Relatives of vanished Malaysia Airlines Flight 370 passengers wailed and yelled in a Beijing hotel Thursday as the airline announced it was closing the support centers where they'd been gathered for weeks - effectively telling the families to go home.
The closures also will mean no more mass daily briefings for the relatives - news that sparked a new wave of anguish and despair for the hundreds who heard it at Beijing's Lido Hotel.
"What can we do?" a relative yelled, as others kneeled in front of police who had assembled in the hotel briefing room to keep order.
"Who will find our family members?" another shouted.
The airline, which has hosted the families at hotels in China and Malaysia since March, said the Lido center would close Friday and all others by May 7.
"Instead of staying in hotels, the families of MH370 are advised to receive information updates on the progress of the search and investigation and other support by Malaysia Airlines within the comfort of their own homes, with the support and care of their families and friends," the airline said in a news release.
The briefing at the Lido Hotel came on the day that the Malaysian government released its preliminary report on the plane's March 8 disappearance.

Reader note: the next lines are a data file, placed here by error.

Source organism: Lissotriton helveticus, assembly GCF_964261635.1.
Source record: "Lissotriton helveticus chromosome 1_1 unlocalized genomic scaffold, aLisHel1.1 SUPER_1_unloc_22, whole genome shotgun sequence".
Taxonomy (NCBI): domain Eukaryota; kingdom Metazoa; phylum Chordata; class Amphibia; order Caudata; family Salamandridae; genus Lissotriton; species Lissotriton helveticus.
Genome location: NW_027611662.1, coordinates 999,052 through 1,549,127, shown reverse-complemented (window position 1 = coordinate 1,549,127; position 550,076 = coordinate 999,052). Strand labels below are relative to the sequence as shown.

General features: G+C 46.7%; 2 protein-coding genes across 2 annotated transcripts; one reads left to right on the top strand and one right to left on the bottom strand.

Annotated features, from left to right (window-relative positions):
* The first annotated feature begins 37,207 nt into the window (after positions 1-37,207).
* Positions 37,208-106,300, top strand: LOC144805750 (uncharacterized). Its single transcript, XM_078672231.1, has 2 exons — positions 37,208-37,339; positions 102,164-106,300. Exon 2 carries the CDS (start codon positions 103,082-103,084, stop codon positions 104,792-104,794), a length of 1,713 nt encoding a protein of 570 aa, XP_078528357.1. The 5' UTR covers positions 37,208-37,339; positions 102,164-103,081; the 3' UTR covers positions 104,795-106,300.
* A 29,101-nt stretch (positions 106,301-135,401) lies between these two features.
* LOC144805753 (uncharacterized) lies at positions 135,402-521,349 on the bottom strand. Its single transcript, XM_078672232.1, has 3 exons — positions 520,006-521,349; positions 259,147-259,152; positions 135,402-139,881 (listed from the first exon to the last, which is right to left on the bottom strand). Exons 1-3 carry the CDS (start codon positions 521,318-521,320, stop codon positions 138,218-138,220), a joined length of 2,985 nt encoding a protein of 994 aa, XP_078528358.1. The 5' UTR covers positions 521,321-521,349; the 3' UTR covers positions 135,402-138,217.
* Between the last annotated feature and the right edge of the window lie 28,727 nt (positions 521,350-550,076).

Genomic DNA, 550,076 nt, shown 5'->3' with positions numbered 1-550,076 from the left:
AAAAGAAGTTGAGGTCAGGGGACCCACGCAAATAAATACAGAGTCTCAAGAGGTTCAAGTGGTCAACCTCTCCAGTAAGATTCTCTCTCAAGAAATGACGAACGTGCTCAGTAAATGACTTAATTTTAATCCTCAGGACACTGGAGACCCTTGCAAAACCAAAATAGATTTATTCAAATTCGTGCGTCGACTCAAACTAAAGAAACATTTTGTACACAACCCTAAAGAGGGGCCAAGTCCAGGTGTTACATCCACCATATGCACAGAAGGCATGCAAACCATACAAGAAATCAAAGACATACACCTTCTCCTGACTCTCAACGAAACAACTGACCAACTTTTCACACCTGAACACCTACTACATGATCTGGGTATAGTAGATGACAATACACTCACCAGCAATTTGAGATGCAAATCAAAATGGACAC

The hotel has been an important hub of information for relatives in China. More than 100 passengers on the plane are Chinese.
The airline said it would open "family support centers" in Beijing and Malaysia's capital; it wasn't immediately clear what those centers would do.
Sarah Bajc, the American partner of Flight 370 passenger Philip Wood, said she was one of about 500 people at Thursday's Lido Hotel meeting.
The briefing began with the airline's CEO making a seven-minute statement in English by video, Bajc said. Most of the relatives didn't understand the message until a Chinese translation was given afterward, she said.
"That's when people started to break down," she said.
Bajc said she left the room, saying the scene started to feel tense.
"I could hear a lot of yelling. Some of the police officers that were outside went in, and they started to file family members out through a separate exit," she told CNN's "New Day."
Calm was restored when Chinese officials continued the briefing and ensured the families that the search would continue, and that the relatives wouldn't be forgotten, a CNN crew outside the briefing room reported.
Bajc said Chinese relatives previously told her they dreaded the day that the hotel centers would close, fearing they wouldn't get timely updates at their rural homes.
"They are very distraught, because the average Chinese family member will be sent home to mostly a very rural place with limited access to (the) Internet, and they just feel like all lines of communications will be cut," she said.
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